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Should addiction in parents be a punishable offense if their disease negatively impacts their child? Tennessee will most likely become the first state to hold addicted mothers liable for miscarriages, stillbirths, or birth defects in their children, which could result in up to 15 years in prison.

It is no doubt an extreme step. South Carolina and Alabama already consider late pregnancy substance abuse as child abuse, but Tennessee would be the first that would open addicted mothers to the possibility of criminal assault charges.

One notable feature of the bill—which has already passed the House and Senate with bipartisan support—is that mothers who are currently enrolled in addiction treatment programs. However, many are concerned for those in the poorest and most remote areas, claiming that the poor and rural communities will have fewer resources and thus be at an even greater disadvantage than they are now.

Supporters of the bill, though, say that this new law will provide more options to combat addiction in parents. They also see it as a method to counter the growing issue of babies born with Neonatal Abstinence Syndrome (NAS), which is similar to addiction withdrawal symptoms. Tennessee is in the top 10 states for babies born with NAS.

Tennessee has a strange relationship with drugs, though. Just last year, the Safe Harbor Act was passed, assuring addicted parents that they would not lose custody of their children, provided they came forward and asked for drug treatment.

Compound that with confusion over what NAS actually is, and it gets far more complicated. Some legislators believe the effects of NAS are permanent and harmful to the child, while some medical professionals claim the contrary—going so far as to say “excellent treatment” options exist.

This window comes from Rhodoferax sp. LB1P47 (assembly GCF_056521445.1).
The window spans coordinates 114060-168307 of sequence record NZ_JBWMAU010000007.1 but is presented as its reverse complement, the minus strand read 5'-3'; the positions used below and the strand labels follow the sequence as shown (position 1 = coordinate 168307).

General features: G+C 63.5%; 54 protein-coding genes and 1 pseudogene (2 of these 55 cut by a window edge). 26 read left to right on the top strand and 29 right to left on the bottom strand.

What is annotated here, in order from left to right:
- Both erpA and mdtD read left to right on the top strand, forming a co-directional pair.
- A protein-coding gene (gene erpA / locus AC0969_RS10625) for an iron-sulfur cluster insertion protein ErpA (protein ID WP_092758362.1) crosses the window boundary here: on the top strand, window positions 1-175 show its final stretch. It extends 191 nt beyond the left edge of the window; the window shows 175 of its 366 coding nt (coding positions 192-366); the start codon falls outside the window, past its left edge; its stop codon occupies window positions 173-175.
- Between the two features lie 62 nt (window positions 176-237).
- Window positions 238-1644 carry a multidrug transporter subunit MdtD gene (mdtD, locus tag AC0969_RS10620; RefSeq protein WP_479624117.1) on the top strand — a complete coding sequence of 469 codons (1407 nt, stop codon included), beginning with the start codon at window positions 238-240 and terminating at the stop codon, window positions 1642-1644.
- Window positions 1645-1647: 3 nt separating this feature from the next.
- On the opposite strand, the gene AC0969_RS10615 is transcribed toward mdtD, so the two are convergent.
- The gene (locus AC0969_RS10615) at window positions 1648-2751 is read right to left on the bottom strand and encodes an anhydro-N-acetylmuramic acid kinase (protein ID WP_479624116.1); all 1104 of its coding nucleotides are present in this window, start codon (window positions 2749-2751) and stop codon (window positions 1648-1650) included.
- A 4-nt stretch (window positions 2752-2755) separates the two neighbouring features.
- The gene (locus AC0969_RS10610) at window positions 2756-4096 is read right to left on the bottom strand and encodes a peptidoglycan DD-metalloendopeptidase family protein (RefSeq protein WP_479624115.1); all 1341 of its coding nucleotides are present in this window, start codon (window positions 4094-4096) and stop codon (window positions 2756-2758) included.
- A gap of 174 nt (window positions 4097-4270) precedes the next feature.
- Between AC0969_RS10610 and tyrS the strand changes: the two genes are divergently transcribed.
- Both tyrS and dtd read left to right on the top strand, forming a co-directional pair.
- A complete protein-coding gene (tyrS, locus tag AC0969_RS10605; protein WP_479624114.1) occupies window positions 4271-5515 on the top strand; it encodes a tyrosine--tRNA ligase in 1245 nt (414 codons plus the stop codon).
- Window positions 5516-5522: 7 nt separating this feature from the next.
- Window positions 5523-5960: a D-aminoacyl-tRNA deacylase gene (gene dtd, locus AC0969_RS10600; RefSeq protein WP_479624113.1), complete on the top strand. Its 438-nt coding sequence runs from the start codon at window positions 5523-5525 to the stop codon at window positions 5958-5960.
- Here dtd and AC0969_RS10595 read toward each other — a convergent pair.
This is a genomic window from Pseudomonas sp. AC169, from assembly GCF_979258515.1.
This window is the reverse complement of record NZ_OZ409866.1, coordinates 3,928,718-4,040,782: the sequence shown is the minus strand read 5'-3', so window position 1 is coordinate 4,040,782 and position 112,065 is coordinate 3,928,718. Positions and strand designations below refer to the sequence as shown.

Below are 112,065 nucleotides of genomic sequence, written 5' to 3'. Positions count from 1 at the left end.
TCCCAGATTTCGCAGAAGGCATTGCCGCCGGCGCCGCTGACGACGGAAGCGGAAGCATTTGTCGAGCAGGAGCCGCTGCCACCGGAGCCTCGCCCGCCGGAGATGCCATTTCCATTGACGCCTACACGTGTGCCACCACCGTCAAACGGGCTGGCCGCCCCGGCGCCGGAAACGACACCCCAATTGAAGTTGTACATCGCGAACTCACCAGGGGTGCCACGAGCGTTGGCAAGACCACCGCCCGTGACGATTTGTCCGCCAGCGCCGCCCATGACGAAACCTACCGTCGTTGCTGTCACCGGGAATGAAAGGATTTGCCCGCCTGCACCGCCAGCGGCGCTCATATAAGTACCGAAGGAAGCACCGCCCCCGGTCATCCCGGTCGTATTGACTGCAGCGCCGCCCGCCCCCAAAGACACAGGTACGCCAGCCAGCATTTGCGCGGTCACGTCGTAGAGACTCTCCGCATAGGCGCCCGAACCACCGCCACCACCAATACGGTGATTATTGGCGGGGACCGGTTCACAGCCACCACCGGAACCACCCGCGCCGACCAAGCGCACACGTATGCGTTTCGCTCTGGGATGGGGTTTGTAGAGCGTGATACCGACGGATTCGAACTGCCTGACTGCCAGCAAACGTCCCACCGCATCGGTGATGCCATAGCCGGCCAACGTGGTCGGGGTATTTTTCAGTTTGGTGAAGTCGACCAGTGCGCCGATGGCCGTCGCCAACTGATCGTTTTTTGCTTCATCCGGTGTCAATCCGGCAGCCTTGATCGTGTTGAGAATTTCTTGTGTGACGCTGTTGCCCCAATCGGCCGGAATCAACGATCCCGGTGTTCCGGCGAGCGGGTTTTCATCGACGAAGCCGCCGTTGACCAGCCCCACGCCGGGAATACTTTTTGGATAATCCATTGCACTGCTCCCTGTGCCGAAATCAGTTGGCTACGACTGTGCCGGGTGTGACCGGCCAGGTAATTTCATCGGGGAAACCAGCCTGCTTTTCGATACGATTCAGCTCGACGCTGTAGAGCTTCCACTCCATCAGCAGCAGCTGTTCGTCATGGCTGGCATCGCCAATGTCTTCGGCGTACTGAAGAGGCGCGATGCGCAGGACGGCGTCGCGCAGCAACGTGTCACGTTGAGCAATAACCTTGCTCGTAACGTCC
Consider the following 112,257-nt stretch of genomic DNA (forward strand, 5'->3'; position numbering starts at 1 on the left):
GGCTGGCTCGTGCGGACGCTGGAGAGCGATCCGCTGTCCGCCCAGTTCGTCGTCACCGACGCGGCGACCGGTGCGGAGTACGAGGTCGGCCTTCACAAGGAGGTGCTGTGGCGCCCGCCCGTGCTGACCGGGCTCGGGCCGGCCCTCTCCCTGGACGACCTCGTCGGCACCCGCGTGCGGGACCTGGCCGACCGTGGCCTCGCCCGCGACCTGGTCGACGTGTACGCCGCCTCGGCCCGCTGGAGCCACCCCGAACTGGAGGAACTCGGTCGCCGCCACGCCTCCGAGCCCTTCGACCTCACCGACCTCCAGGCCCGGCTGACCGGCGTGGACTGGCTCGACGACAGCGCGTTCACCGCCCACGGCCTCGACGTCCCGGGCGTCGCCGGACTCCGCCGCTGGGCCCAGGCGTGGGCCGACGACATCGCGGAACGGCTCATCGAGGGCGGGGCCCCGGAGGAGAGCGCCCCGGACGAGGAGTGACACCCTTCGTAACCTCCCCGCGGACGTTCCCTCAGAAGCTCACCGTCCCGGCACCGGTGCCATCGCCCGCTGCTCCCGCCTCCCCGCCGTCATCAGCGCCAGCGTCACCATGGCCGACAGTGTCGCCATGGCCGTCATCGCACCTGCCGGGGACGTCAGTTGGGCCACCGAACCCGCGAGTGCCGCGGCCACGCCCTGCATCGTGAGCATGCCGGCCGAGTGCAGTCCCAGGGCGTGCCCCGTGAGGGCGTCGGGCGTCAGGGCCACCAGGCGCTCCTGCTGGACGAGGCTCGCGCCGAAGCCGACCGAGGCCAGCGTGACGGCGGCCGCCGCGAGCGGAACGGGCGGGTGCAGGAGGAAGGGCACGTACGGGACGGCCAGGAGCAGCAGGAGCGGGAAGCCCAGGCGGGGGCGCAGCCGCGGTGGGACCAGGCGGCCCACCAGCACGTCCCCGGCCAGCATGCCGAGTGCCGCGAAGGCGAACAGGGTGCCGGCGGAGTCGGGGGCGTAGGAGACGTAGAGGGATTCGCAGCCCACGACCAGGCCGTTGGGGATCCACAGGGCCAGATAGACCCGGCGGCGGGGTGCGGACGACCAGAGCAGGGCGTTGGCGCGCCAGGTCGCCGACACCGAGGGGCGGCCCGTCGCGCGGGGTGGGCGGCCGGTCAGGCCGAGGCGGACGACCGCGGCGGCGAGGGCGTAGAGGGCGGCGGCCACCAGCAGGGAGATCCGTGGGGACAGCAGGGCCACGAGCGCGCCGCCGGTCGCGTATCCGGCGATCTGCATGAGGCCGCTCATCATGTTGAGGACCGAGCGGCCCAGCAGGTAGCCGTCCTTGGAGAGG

Further, it has put medical professionals and legislators at odds as to the nature of addiction. By passing punitive measures against addicted parents, legislators either actively or passively suggest that addiction is a moral failing, while the medical approach is to treat it as a behavioral disorder with genetic components. Healthcare workers also worry that these laws will keep addicted mothers from seeking the care they need if there is a risk of being turned in by their doctors.

The new law also mentions nothing about those using legally prescribed narcotics, which can also result in NAS. This is a huge problem. The commissioner of the Tennessee Department of Health has stated that 60% of babies born with NAS was a direct result of medications prescribed to their mothers. It is so vaguely written, in fact, that some opponents are going so far as to say it could be applied in almost any foreseeable circumstance—even outside of drug abuse and addiction.

While this may be a stretch, it is important to remember that addiction is a tragedy that hurts the addicts and alcoholics, as well as the completely innocent. The more we try to empathize and be compassionate, the more of service we can be to those who need our help.

Addiction in Parents

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